Scarecrow Review

As with this month’s other 70s Warner Bros. release, ‘Night Moves’, there’s a surfeit of talent in the cast and crew of ‘Scarecrow’: Pacino, at the time fresh from ‘Godfather’ glory; Hackman, who had just taken the Oscar for ‘French Connection’; and a gifted Hungarian cinematographer called Vilmos Zsigmond who would go on to provide the decade with some of its most resonant cinematic images. Equally, as with ‘Night Moves’, there’s a reason why the film has become marginalised since it tied with Alan Bridges' 'The Hireling' for the Palmes D'Or in 1973 . Despite individually brilliant elements, it doesn’t engage on a deep level and its sleight storyline fails to make a lasting impact. What it does have, however, is charm, humour and a succession of exquisitely shot scenarios.

Ex-con Max (Hackman) meets easygoing Francis (Pacino) on a country highway. Max is on his way to Pittsburgh to open a carwash. Francis, just back from a long time at sea, is going to Detroit to reunite with the wife he abandoned and the child he’s never seen. Max persuades Francis to join him and the two reach an agreement: they’ll visit Detroit so Francis can deliver a gift to his son, then head for Pittsburgh and go into business together. However, Max’s incendiary temper and bizarre collection of friends soon create complications…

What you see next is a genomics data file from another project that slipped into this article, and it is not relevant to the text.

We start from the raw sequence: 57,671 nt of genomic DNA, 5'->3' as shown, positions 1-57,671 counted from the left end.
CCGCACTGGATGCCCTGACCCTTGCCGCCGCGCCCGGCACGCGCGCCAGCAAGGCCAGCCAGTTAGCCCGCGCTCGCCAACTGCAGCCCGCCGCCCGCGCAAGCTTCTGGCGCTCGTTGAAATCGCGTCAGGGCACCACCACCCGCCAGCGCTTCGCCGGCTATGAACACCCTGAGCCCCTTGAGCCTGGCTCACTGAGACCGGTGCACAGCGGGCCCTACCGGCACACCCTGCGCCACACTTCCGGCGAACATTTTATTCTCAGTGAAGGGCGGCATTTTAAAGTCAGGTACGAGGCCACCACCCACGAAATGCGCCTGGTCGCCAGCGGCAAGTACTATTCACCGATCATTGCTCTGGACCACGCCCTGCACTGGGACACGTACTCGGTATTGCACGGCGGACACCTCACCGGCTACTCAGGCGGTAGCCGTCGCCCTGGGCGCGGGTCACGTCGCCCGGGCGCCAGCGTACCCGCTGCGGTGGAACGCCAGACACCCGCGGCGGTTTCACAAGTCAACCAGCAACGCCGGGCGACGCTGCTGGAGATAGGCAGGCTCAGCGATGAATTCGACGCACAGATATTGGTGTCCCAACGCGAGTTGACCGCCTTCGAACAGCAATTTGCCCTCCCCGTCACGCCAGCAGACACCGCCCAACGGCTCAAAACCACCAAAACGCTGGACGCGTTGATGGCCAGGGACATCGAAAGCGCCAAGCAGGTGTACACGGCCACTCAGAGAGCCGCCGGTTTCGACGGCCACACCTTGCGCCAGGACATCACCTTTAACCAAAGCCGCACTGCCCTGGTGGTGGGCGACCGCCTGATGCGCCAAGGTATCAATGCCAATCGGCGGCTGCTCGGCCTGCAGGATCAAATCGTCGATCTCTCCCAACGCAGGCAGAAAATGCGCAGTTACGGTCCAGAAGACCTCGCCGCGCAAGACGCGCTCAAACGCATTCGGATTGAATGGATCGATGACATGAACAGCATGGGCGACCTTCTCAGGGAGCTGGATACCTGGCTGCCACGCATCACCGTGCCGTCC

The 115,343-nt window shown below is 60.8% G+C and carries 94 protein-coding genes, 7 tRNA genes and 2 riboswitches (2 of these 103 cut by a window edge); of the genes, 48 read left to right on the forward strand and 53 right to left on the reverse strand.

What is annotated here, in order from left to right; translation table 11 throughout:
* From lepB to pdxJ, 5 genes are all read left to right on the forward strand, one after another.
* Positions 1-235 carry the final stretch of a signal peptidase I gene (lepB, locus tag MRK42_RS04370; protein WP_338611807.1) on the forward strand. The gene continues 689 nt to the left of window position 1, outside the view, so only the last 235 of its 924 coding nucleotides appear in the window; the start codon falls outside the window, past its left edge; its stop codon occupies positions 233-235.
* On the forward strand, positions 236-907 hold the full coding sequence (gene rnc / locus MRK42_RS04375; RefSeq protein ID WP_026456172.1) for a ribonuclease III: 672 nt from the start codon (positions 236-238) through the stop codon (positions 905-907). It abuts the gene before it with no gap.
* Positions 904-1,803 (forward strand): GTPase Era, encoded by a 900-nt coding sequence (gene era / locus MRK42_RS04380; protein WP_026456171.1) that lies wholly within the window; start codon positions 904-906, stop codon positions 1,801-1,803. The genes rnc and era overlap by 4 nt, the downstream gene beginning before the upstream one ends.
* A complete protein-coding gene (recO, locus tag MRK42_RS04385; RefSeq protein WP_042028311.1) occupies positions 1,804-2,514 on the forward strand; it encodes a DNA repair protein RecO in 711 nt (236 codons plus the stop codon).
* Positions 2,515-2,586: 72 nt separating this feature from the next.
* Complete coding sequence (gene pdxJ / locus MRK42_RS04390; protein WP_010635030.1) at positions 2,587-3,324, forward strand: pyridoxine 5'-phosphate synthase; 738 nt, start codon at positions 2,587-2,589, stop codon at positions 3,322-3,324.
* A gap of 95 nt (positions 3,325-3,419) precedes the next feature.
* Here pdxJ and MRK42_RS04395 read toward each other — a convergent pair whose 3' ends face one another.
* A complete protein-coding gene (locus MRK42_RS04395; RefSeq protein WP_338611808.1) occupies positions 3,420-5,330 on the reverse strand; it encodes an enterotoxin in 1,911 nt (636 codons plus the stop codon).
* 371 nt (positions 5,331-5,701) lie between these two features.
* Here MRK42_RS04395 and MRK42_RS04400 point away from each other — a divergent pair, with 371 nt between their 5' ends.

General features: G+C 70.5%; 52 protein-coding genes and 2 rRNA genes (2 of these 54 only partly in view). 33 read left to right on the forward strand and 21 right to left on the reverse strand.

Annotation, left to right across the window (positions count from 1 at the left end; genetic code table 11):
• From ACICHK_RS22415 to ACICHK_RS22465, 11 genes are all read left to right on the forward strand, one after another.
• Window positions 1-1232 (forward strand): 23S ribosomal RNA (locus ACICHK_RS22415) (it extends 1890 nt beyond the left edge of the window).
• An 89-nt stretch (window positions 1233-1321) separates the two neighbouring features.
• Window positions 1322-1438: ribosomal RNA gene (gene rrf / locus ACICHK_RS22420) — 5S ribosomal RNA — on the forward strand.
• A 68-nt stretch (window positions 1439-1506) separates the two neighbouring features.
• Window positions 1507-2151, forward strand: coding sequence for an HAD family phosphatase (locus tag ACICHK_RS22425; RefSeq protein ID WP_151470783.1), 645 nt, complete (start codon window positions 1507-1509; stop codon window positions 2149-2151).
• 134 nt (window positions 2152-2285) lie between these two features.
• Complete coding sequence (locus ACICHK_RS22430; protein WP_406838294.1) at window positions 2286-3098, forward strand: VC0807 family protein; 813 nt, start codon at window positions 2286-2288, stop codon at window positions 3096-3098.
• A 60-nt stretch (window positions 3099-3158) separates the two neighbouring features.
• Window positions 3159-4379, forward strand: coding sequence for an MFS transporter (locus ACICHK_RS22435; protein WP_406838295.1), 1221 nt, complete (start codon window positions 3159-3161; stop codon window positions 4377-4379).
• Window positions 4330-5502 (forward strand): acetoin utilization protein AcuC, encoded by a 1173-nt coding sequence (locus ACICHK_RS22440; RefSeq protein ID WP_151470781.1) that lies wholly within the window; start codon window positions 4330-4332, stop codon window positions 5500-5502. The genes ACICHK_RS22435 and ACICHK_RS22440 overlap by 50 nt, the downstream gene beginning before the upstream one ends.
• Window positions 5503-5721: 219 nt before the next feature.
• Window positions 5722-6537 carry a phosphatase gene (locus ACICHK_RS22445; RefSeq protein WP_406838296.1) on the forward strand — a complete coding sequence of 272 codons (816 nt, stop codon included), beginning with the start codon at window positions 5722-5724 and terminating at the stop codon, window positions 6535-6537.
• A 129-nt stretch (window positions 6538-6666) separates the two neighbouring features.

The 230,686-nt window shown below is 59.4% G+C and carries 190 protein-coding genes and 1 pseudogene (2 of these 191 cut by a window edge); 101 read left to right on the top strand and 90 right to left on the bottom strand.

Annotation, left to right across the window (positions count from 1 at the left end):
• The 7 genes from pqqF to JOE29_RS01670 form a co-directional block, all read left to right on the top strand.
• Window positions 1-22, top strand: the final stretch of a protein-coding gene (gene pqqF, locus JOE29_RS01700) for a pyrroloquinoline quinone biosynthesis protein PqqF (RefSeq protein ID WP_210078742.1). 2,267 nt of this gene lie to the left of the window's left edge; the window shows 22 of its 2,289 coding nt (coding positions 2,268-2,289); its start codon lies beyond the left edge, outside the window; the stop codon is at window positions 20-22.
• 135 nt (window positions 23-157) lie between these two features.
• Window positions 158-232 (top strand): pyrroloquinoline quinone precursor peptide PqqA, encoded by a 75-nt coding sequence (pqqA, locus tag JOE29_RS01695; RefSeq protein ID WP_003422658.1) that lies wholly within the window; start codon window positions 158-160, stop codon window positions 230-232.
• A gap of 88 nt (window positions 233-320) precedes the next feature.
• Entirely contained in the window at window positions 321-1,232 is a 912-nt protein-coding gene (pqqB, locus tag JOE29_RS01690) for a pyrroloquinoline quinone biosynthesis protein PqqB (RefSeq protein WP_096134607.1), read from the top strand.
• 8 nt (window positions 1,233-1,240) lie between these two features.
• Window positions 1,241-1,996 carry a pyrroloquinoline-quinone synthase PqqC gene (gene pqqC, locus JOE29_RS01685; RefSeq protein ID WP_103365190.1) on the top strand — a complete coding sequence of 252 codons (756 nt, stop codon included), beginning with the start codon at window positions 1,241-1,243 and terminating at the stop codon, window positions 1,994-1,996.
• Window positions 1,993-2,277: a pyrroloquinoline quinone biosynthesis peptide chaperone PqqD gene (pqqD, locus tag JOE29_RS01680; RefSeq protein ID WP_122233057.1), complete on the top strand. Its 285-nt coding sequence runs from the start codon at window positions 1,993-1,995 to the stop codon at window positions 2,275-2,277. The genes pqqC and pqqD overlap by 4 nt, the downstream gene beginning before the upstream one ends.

Although it’s set contemporaneously, Jerry Schatzberg’s film and more to the point Garry Michael White’s screenplay has the feel of a Depression-era fable. Max and Francis are bums, hobos, hitching rides on goods trains and sleeping rough. Their concerns are perennial: wanting to atone for past mistakes and make something of their future. As such, their story could be set in any country and pretty much at any time. The filmmaking style, however, is very much of its period. The 70s was the decade when America cinema slowed down (and dropped out, quite a lot too) and there’s a lot of long, long takes in ‘Scarecrow’. The opening shot of Max and Francis waiting for a lift lasts several minutes alone. The next scene is a single shot, lasting over five minutes, of Max and Francis talking in a diner. Long takes. Talking in diners. Taking time to tell a story. I love it all, and it’s one of the reasons that I return again and again to films from this decade, but such devices need a strong storyline to sustain an audience’s interest and separate ‘atmosphere’ from ‘tedium’. While ‘Scarecrow’ never reaches the latter extreme, its narrative is too light to really justify such lengthy scenes.